Lisa Bertolini knew she had an aptitude for accounting and computers. She had a degree from Northeastern Illinois University and was a skilled teacher, supervising a tutorial center and teaching high school graduation equivalency classes at a junior college.
But when she thought about applying for her dream job at Accenture, all she felt was fear—fear that the answer would be “no.” That’s because Bertolini had faced barriers her entire life. She was born with spinal muscular atrophy, diagnosed as an infant when she failed to crawl or begin to walk. She has used a wheelchair ever since.
Bertolini built the courage to apply for her dream job after watching her former student progress from working as “a pizza boy” to landing a job at Accenture. The only difference between the two was that he could walk.
“You have to be adaptable to change if you work with Accenture,” she says. “And that’s probably one of its greatest assets because as the world evolves, and Accenture grows with it, so does its attitude toward people with disabilities.”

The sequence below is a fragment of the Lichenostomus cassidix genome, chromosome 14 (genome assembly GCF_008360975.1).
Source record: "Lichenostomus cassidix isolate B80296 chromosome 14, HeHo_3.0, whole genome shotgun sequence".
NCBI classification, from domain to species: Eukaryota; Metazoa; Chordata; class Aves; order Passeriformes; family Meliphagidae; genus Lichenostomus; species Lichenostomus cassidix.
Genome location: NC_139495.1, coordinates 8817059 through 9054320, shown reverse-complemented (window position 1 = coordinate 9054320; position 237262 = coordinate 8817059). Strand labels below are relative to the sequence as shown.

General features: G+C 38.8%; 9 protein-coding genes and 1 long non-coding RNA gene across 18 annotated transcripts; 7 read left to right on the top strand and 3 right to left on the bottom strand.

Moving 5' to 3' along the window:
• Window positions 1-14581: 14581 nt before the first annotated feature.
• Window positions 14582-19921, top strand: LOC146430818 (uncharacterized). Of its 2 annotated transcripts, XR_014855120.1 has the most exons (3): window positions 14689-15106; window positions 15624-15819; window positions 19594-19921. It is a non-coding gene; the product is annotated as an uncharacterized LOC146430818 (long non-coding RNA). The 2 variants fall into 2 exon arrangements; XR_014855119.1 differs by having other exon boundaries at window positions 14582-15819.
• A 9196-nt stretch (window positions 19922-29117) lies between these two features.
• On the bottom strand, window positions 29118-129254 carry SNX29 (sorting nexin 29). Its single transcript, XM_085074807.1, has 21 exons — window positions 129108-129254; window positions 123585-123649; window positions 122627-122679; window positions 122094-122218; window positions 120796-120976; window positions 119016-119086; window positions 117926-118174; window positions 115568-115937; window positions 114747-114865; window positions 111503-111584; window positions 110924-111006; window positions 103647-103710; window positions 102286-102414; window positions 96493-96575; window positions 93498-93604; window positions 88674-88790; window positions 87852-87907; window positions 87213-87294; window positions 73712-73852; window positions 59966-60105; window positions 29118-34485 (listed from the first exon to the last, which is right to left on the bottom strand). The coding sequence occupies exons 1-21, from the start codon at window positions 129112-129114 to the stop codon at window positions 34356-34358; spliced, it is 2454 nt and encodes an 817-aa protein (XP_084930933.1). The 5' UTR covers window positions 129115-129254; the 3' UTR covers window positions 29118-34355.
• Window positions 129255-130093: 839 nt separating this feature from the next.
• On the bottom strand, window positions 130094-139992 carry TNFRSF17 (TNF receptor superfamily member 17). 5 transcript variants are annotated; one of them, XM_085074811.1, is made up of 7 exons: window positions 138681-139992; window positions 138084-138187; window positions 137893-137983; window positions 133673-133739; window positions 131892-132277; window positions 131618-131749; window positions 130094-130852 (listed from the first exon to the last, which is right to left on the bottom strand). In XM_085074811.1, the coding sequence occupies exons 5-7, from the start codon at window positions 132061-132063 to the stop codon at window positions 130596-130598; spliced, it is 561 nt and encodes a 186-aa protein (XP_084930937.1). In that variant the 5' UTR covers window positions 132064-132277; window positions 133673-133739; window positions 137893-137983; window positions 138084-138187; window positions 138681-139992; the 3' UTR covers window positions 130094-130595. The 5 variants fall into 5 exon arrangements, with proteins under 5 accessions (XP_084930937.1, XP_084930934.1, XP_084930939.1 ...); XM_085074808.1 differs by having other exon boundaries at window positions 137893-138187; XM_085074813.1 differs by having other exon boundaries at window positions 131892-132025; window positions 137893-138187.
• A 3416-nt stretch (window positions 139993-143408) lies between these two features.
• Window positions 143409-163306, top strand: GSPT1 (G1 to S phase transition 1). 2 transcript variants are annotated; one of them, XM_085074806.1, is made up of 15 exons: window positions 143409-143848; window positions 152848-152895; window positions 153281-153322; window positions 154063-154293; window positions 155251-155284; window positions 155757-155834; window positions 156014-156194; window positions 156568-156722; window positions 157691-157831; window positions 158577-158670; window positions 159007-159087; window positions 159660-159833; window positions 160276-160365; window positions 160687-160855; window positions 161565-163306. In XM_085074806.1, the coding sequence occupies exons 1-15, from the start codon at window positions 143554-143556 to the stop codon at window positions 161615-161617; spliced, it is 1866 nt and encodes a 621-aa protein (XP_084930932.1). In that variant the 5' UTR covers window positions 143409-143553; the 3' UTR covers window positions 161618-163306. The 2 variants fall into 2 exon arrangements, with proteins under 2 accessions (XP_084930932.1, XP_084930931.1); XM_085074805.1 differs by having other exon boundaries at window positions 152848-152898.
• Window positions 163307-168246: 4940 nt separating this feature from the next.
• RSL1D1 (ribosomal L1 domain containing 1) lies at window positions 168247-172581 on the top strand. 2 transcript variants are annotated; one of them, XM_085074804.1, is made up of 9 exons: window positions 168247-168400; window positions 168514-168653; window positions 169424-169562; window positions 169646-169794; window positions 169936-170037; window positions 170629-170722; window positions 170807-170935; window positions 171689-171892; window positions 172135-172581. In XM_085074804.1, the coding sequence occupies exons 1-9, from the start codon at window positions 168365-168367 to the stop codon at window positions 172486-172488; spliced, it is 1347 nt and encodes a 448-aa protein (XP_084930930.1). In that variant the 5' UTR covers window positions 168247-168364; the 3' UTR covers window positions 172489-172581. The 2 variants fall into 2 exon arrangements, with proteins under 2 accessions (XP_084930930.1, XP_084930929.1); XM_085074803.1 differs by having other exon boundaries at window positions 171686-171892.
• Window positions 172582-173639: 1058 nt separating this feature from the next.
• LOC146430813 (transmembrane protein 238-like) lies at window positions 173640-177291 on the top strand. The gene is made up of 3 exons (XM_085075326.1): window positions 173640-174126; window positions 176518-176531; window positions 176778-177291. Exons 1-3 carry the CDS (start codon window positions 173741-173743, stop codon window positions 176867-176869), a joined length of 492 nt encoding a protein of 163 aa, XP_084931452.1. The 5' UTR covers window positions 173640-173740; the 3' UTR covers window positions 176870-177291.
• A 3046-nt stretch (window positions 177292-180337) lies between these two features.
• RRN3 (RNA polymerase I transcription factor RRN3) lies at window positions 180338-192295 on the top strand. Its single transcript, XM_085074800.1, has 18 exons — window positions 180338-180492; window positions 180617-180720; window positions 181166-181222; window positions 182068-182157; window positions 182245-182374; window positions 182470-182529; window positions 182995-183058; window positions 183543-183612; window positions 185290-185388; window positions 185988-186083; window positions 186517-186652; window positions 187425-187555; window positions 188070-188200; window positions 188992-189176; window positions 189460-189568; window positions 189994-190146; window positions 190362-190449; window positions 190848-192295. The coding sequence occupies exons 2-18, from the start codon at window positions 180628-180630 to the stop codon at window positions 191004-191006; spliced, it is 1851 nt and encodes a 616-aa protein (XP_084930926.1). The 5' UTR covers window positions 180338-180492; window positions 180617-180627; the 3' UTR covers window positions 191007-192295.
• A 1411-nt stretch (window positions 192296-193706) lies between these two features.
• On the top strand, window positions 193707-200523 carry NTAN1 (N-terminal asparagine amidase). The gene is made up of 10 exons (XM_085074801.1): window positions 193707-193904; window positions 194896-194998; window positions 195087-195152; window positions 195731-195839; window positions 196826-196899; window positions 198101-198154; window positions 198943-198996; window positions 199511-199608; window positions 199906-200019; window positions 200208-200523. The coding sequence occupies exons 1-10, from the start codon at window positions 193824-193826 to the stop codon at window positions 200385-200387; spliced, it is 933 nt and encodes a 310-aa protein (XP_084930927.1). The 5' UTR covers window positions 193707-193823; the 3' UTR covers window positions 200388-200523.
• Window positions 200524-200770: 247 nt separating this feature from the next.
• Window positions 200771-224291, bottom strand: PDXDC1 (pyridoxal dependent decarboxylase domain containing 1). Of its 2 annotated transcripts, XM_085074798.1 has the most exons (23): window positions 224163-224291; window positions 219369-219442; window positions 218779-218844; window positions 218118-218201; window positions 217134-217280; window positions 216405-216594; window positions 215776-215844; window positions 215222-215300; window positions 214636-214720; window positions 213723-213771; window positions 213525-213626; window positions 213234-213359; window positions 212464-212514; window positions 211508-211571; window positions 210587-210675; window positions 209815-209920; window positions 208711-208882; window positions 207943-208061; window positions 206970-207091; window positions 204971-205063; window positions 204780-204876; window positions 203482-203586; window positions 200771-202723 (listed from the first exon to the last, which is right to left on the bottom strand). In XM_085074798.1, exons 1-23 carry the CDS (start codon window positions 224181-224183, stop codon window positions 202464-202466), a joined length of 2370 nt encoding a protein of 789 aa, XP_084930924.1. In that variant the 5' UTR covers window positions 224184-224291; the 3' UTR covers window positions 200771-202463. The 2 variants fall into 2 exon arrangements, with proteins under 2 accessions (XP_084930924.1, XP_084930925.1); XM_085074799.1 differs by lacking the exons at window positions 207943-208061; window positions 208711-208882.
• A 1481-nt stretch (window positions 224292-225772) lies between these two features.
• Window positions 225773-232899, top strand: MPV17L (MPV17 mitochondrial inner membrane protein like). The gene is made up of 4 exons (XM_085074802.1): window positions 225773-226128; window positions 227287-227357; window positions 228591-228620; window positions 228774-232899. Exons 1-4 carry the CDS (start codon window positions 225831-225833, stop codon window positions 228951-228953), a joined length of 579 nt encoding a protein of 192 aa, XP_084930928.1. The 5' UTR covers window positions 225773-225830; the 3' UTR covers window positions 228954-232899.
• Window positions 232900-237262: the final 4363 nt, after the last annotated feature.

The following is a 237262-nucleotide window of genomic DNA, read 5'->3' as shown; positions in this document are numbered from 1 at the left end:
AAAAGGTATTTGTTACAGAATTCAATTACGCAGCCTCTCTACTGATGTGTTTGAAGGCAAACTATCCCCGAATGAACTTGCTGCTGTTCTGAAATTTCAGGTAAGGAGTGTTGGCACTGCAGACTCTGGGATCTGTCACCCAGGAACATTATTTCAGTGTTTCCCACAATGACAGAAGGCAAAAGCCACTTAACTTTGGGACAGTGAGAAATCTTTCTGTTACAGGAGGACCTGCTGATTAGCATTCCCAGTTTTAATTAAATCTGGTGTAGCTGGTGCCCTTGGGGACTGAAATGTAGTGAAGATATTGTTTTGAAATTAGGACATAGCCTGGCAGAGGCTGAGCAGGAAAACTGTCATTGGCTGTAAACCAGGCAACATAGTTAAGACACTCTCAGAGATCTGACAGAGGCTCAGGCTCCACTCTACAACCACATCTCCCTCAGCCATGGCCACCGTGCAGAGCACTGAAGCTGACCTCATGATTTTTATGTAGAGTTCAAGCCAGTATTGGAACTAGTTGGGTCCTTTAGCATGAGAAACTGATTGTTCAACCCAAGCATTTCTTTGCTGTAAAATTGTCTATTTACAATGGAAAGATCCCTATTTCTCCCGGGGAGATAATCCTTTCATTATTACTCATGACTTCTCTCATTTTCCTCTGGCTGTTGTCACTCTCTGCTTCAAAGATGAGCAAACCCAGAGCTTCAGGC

Today, Bertolini leads an Accenture team at the forefront of creating accessibility in the digital age—making websites friendly for people with disabilities. The team helps improve Accenture’s internal websites, so employees with disabilities can complete a time report or new employees can find career information.
“My advice to others is that it’s important to be honest about who you are and to express your needs,” she says. “Accenture is wonderfully inclusive, and we have a People with Disabilities Group that will lend support.”
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